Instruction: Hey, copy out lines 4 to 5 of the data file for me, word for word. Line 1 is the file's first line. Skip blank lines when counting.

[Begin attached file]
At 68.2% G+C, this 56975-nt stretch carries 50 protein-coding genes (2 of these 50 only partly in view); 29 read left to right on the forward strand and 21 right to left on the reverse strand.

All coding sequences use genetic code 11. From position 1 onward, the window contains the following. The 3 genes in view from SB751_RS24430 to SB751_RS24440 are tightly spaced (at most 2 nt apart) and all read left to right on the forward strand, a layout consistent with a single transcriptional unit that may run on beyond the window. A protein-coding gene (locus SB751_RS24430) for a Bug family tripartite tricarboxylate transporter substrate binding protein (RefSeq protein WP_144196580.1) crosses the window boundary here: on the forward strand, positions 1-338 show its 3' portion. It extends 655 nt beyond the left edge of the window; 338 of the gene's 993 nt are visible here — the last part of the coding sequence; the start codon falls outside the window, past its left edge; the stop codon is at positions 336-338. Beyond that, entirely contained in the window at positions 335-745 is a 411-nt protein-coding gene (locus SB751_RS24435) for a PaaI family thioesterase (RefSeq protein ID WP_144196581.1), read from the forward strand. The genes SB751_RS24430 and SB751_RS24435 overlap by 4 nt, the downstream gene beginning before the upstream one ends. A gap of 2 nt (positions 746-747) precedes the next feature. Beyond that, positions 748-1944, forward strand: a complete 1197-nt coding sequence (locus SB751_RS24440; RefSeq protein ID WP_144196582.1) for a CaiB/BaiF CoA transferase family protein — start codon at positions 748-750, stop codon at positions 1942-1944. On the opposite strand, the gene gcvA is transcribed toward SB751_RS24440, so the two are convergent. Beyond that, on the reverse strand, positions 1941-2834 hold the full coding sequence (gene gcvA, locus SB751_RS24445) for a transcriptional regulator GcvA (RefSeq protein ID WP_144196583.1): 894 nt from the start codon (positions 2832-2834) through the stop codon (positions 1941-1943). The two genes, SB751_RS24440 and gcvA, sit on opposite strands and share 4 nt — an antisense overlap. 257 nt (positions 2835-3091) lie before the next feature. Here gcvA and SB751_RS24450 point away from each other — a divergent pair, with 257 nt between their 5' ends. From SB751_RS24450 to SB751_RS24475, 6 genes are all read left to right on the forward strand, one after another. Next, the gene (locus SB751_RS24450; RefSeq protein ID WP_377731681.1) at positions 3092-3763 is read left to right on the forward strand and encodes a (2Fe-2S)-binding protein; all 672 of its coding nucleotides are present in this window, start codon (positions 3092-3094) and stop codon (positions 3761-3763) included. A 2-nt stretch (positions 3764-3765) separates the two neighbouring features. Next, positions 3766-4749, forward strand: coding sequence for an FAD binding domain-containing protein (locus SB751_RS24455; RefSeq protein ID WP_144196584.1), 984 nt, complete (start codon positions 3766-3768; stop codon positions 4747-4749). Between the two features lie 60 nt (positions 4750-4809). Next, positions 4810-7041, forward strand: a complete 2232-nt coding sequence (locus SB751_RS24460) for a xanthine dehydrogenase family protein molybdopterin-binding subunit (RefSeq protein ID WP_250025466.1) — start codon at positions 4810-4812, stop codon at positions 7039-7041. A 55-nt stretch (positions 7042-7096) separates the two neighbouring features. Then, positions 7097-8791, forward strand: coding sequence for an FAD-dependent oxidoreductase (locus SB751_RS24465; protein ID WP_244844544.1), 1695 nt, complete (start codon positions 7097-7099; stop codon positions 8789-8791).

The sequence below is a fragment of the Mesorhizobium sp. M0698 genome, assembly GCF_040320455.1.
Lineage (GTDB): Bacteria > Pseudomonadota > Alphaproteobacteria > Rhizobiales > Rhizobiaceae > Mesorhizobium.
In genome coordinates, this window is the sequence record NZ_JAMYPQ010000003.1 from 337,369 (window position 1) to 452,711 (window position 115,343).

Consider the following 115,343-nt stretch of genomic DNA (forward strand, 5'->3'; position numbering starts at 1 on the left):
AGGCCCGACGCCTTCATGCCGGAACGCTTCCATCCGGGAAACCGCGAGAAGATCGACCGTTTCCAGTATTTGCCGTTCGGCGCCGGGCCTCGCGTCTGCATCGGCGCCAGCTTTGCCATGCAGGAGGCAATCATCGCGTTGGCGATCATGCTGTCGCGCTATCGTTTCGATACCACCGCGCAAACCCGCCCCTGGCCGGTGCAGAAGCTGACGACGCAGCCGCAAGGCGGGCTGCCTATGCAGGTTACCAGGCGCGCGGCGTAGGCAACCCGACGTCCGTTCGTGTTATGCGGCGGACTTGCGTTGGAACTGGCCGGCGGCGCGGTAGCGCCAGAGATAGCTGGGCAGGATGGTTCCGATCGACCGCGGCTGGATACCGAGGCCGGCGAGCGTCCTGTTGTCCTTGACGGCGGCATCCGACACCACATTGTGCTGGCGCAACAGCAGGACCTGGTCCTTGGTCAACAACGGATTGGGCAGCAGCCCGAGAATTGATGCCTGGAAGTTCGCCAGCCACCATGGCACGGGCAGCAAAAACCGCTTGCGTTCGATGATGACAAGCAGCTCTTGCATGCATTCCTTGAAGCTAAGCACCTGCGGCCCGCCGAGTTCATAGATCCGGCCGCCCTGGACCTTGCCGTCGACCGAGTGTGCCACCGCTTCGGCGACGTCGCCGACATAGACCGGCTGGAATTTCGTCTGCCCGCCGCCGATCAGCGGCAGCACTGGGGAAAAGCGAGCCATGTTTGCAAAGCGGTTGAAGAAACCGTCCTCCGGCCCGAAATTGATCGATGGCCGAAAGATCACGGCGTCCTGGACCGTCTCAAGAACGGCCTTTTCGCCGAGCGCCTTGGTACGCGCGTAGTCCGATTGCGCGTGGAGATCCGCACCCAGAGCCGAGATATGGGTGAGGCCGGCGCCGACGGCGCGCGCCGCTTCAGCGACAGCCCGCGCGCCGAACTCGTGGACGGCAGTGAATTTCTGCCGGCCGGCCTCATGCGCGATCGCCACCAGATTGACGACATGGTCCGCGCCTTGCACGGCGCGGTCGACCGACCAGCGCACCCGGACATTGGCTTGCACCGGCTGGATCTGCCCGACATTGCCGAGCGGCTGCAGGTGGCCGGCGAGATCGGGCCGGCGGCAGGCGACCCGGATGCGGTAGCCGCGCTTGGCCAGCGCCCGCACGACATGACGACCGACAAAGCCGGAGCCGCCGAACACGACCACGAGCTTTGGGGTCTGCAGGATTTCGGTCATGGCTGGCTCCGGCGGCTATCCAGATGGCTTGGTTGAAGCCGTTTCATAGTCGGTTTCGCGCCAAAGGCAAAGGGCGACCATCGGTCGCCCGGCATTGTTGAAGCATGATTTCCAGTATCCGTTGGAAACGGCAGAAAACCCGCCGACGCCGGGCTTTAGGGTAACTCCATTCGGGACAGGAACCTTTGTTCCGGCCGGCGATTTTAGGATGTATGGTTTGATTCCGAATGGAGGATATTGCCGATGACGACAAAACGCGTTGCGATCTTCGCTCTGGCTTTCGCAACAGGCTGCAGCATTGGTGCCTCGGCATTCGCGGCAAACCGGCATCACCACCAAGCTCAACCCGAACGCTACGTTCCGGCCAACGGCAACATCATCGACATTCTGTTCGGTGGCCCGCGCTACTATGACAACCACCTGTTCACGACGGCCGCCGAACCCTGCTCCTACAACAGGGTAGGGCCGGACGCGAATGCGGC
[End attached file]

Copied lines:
Lineage (GTDB): Bacteria > Pseudomonadota > Alphaproteobacteria > Rhizobiales > Rhizobiaceae > Mesorhizobium.
In genome coordinates, this window is the sequence record NZ_JAMYPQ010000003.1 from 337,369 (window position 1) to 452,711 (window position 115,343).